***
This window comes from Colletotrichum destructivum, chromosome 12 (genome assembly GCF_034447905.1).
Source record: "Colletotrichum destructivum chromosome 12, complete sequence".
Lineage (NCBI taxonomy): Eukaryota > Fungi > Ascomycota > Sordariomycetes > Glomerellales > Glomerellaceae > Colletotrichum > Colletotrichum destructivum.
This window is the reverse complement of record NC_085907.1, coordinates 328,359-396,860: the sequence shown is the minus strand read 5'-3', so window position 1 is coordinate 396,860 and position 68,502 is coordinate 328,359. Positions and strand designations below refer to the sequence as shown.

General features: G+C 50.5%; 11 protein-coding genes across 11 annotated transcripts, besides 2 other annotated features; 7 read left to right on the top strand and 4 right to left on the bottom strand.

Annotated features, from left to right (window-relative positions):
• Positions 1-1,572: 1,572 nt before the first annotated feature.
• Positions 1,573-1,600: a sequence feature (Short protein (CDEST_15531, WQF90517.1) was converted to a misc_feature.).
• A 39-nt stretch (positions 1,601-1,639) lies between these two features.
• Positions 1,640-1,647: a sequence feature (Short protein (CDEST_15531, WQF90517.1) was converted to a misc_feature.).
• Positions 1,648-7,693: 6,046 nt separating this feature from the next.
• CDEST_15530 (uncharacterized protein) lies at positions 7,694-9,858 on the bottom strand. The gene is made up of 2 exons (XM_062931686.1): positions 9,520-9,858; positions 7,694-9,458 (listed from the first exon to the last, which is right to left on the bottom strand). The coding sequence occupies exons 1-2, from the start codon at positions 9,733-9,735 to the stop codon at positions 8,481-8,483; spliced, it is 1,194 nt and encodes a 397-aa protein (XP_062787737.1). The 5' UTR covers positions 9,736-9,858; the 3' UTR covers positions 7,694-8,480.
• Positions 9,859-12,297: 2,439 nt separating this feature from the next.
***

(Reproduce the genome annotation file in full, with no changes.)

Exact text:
This window comes from Colletotrichum destructivum, chromosome 12 (genome assembly GCF_034447905.1).
Source record: "Colletotrichum destructivum chromosome 12, complete sequence".
Lineage (NCBI taxonomy): Eukaryota > Fungi > Ascomycota > Sordariomycetes > Glomerellales > Glomerellaceae > Colletotrichum > Colletotrichum destructivum.
This window is the reverse complement of record NC_085907.1, coordinates 328,359-396,860: the sequence shown is the minus strand read 5'-3', so window position 1 is coordinate 396,860 and position 68,502 is coordinate 328,359. Positions and strand designations below refer to the sequence as shown.

General features: G+C 50.5%; 11 protein-coding genes across 11 annotated transcripts, besides 2 other annotated features; 7 read left to right on the top strand and 4 right to left on the bottom strand.

Annotated features, from left to right (window-relative positions):
• Positions 1-1,572: 1,572 nt before the first annotated feature.
• Positions 1,573-1,600: a sequence feature (Short protein (CDEST_15531, WQF90517.1) was converted to a misc_feature.).
• A 39-nt stretch (positions 1,601-1,639) lies between these two features.
• Positions 1,640-1,647: a sequence feature (Short protein (CDEST_15531, WQF90517.1) was converted to a misc_feature.).
• Positions 1,648-7,693: 6,046 nt separating this feature from the next.
• CDEST_15530 (uncharacterized protein) lies at positions 7,694-9,858 on the bottom strand. The gene is made up of 2 exons (XM_062931686.1): positions 9,520-9,858; positions 7,694-9,458 (listed from the first exon to the last, which is right to left on the bottom strand). The coding sequence occupies exons 1-2, from the start codon at positions 9,733-9,735 to the stop codon at positions 8,481-8,483; spliced, it is 1,194 nt and encodes a 397-aa protein (XP_062787737.1). The 5' UTR covers positions 9,736-9,858; the 3' UTR covers positions 7,694-8,480.
• Positions 9,859-12,297: 2,439 nt separating this feature from the next.